Kobo has never had a stellar customer service record when it comes to support for their digital bookstore or their line of tablets and e-readers. This is starting to change as the Canadian based company is putting a heavy priority on developing new technologies and changing the way they go about solving customer issues.
International expansion has been the primary focus at Kobo for the last few years. Their template is making agreements with the largest bookstores in the country to get the hardware in the hands of serious readers and strike publishing deals. Kobo customers statistically buy four books a month from the online bookstore.
The Kobo expansion into international markets has subsided and they have recognized that customer service often played second fiddle. Marc Hollenberg is the current VP of Customer Care at Kobo and has been on the job for six months. His focus is aligning the various hardware, software and book departments into a unified customer service department. “It’s much more cost effective to keep customers than it is to acquire new ones.”
One of the new initiatives Kobo has developed is a platform called Virtual Que. This allows people to fill out an online form, such as what device they have, where they purchased it from, nature of the problem and their Kobo account. They can talk to a live agent or instead of waiting on hold, get a call back. This saves time, because the agents have all of the customer data and don’t have to spend the first few minutes of the call confirming a million details.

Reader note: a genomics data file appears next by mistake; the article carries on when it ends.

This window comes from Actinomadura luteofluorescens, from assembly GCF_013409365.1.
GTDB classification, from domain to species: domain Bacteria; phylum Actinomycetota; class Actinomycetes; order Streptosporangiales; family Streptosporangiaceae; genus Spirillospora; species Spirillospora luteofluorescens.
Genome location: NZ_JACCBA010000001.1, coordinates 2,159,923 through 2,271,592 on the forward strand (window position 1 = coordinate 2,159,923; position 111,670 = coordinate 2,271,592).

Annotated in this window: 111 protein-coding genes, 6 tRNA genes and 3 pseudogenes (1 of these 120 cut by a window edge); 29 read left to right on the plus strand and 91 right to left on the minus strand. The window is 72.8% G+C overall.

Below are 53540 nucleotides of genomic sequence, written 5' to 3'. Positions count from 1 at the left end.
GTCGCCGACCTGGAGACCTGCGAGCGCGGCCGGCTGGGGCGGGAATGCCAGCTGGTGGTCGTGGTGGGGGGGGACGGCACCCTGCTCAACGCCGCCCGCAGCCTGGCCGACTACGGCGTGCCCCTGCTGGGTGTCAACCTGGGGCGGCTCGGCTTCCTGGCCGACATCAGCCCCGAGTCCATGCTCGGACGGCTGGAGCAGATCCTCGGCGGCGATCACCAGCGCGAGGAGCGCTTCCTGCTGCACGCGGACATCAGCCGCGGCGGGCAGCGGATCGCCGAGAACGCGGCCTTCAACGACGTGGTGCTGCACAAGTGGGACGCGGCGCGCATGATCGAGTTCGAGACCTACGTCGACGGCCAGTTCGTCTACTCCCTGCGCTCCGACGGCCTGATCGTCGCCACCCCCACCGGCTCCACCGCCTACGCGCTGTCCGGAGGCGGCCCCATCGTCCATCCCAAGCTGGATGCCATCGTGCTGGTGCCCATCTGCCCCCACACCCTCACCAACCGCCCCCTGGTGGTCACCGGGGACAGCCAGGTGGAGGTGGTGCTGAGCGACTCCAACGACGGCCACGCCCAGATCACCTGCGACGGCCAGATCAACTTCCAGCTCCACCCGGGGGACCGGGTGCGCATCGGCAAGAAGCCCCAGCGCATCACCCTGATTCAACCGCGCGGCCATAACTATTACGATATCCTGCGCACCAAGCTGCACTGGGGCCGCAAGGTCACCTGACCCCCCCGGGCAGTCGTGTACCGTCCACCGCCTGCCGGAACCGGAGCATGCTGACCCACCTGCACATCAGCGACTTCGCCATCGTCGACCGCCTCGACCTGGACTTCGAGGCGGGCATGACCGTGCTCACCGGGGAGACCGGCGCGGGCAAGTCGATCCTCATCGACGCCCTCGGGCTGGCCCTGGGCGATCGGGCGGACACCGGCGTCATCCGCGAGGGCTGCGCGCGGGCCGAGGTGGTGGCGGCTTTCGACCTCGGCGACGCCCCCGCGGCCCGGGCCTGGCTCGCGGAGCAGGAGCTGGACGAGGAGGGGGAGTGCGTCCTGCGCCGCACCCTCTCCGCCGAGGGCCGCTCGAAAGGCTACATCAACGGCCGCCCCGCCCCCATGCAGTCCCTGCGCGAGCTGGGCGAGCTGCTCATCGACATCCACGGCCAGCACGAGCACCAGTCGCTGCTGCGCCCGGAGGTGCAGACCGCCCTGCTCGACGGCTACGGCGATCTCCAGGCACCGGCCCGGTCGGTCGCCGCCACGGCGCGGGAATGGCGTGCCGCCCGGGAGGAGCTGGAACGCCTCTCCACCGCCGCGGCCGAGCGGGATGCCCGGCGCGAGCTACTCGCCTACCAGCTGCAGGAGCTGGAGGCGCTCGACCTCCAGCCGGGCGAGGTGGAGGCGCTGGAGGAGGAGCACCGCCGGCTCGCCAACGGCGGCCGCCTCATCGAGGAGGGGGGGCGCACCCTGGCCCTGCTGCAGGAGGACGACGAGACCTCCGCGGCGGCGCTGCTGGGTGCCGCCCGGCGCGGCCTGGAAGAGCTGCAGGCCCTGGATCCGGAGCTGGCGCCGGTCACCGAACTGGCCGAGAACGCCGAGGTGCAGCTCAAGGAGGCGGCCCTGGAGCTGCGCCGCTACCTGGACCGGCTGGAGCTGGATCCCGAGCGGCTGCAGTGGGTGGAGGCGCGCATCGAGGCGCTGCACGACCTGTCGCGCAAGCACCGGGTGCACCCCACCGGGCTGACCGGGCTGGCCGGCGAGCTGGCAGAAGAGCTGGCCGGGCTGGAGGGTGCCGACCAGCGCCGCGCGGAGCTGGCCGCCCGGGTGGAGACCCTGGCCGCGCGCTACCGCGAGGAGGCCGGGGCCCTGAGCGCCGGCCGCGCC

Technical problems with tablets or e-readers used to raise customers dander. Often, the first point of contact was the Tier 1 representative, who was able to solve most common problems. If the situation was not something that could be fixed, Tier 2 agents would call the customer back. We have heard many stories about calls never coming or customers being given the runaround, when it came to returns or warranties. Marc is trying to change this by “eliminating the tier agent system; all agents are now equipped with the same tools, which has significantly reduced the need for another agent to intervene.”
Marc mentioned that “Kobo has included customer experience as a key strategic pillar, and all departments are aligned with this priority.”
I think Kobo is in the position where they have expanded into almost every major market with a localized bookstore and the ones they haven’t can still easily buy books. With more than four million titles in their library and millions of users all over the world, retaining those customers is a huge priority. This has been challenging for the Customer Care department because they have to deal with a myriad of new and existing languages such as Spanish, Portuguese, French, Dutch, German, Japanese and a ton of others.
During the year you can expect the customer service program to get more refined. If you have had an issue in the last year, drop a comment below! Kobo will be dropping by to address specific customer issues and listen to feature requests.
Michael Kozlowski is the Editor in Chief of Good e-Reader. He has been writing about audiobooks and e-readers for the past ten years. His articles have been picked up by major and local news sources and websites such as the CBC, CNET, Engadget, Huffington Post and the New York Times.